Murrawah Johnson, a young Aboriginal woman, is fighting to stop what will be one of the world’s biggest coal mines, in central Queensland’s Galilee Basin. The mine is also driving coal port development that threatens the Great Barrier Reef.
Deep breath, I tell myself, whizzing up in the lift to meet with representatives of the world’s biggest investment banks.
By the time I step out and shake hands I’ve calmed my nerves and pulled myself together.
It’s game time, and I’ve been sent here to get results.
As a 20-year-old Aboriginal woman, and spokesperson for my people, the Wangan and Jangalingou, traditional owners of central Queensland, I know I am going to have to challenge some preconceptions.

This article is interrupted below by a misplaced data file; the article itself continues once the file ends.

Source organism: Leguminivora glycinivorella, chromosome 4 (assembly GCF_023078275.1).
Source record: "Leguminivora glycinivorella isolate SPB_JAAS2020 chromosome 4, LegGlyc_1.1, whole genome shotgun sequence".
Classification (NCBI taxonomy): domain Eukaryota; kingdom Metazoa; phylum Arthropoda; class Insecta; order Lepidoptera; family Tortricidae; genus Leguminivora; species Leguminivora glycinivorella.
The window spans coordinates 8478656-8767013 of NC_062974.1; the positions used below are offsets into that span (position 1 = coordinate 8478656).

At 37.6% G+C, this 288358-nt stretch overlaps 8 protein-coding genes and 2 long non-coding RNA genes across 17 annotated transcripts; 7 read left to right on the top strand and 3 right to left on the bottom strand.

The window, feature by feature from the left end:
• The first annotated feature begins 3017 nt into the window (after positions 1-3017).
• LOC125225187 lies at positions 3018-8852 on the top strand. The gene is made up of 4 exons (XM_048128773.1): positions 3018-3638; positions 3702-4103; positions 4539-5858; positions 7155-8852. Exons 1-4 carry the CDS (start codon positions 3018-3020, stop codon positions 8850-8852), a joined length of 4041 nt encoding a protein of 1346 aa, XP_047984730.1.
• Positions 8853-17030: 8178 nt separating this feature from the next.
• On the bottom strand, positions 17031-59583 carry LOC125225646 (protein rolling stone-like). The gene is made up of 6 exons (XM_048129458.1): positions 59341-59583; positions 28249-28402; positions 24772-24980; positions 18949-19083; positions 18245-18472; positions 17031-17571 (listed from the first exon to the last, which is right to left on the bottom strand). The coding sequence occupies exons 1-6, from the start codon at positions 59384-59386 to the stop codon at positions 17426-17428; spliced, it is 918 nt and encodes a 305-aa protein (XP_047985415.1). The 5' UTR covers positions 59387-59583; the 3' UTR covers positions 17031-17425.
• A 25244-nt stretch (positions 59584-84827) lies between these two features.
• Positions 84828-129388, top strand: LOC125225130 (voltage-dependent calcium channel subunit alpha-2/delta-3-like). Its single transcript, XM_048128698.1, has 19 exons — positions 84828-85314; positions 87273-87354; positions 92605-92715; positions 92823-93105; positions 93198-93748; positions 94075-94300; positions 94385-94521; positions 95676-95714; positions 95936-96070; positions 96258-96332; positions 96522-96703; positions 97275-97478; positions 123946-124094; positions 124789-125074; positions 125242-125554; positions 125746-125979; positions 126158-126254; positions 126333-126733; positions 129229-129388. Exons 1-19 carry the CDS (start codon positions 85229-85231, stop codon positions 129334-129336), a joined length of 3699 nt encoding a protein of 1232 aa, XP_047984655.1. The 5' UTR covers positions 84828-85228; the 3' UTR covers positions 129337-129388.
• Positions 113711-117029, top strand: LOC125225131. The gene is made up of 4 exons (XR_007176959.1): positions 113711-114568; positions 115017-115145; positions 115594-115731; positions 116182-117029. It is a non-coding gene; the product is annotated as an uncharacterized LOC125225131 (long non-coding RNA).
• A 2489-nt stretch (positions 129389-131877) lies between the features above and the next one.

I am here to tell the banks not to fund a huge coal mine – the biggest in Australian history – that will rip the heart out of my country.
More than once, the banks’ top representatives, who are mostly men, compliment me on my strong handshake.
‘I don’t want you to think I am a pussy,’ I explain. ‘I’m here to do business, to represent my people, and the Wangan and Jagalingou are strong people.’
On a three week trip with my uncle, Adrian Burragubba, I’ve left my uni studies, part-time job, best friend and family in Brisbane for a round of meetings with Wall Street, European and Asian banks.
We’re here to tell them why they shouldn’t lend Indian coal company Adani the billions it needs to build the biggest coal mine in Australian history, on our land.